Some speculate that the group was arrested due to their involvement in the religious "Quranic" movement which stresses the importance of the Quran over the Sunna and Hadith. A website was recently constructed for the movement which has gained notoriety for criticizing fatwas issued by Al Azhar authorities.

The Ibn Khaldun Center for Development Studies strongly condemns the arrest of Egyptian citizens for peacefully exercising their rights of free expression. We call upon local as well as international civil society organizations to help convince the Egyptian authorities to immediately disclose the location of those arrested and to allow them access to legal representation.

Dr. Saad Eddin Ibrahim - ICDS Chairman

These are links that either include information on the Quranic movement or on the case of Amr Tharwat and his family:

Letter from HRW to Ministry of Interior:

Gen. Habib Ibrahim Habib al-`Adli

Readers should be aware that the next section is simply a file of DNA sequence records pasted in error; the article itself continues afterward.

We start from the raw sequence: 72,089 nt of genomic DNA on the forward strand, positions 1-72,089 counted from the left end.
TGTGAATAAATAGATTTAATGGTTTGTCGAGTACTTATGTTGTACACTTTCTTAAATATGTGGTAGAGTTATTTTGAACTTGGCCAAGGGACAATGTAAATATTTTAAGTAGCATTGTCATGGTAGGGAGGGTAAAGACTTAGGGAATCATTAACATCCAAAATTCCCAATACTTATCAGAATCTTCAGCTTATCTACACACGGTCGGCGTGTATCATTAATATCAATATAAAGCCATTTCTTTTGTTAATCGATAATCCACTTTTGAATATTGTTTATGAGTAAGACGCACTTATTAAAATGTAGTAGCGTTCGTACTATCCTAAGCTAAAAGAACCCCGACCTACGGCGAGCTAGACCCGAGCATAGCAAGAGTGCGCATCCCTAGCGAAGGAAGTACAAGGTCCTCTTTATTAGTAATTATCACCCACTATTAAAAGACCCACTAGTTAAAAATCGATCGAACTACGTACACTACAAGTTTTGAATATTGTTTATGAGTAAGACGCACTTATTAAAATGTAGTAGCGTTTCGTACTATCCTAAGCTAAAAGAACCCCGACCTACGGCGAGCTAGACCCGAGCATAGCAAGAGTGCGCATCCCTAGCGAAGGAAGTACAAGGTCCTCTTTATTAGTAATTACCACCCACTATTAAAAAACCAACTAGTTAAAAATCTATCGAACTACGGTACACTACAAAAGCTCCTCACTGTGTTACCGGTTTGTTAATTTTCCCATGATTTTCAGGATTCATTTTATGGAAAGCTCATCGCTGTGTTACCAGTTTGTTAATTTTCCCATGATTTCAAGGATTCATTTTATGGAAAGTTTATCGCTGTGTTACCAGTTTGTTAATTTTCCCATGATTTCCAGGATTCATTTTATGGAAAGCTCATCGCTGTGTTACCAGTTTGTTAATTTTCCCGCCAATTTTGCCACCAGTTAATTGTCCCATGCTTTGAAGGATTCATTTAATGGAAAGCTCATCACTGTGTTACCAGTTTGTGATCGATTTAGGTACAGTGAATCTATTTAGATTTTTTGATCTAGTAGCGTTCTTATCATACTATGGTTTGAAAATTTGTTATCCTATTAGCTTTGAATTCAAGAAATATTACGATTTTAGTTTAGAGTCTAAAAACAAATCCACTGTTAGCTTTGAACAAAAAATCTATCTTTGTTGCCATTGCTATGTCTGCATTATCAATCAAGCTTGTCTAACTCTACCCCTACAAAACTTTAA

Interior Minister, Arab Republic of Egypt
Al-Shaikh Rihan Street
Cairo, Egypt 11641

June 18, 2007

Your Excellency,
Human Rights Watch is writing to request information about the whereabouts of `Amr Tharwat, `Abd al-Latif Muhammad Said, Ahmad Dahmash, `Abd al-Hamid `Abd al-Rahman, and his brother, Ayman `Abd al-Rahman, and to inquire about any charges State Security prosecutors have brought against them. Tharwat is an employee of the Ibn Khaldun Center for Development Studies. According to the Ibn Khaldun Center, the other men are his relatives. We are concerned that all the men, who were last reported to have been taken into police custody, are victims of enforced disappearances.

According to information from the Al-Andalus Center for Tolerance and Nonviolence Studies, State Security officers arrested Said, Dahmash, and `Abd al-Rahman in a predawn raid on May 29. Shortly before dawn two nights later, State Security officers arrested Tharwat and his relative Ahmad al-Sayid and confiscated files, books, and computers from the apartment. They quickly released Ahmad al-Sayid, but have reportedly called him in for questioning several times since. State Security officers detained Ayman `Abd al-Rahman on June 17.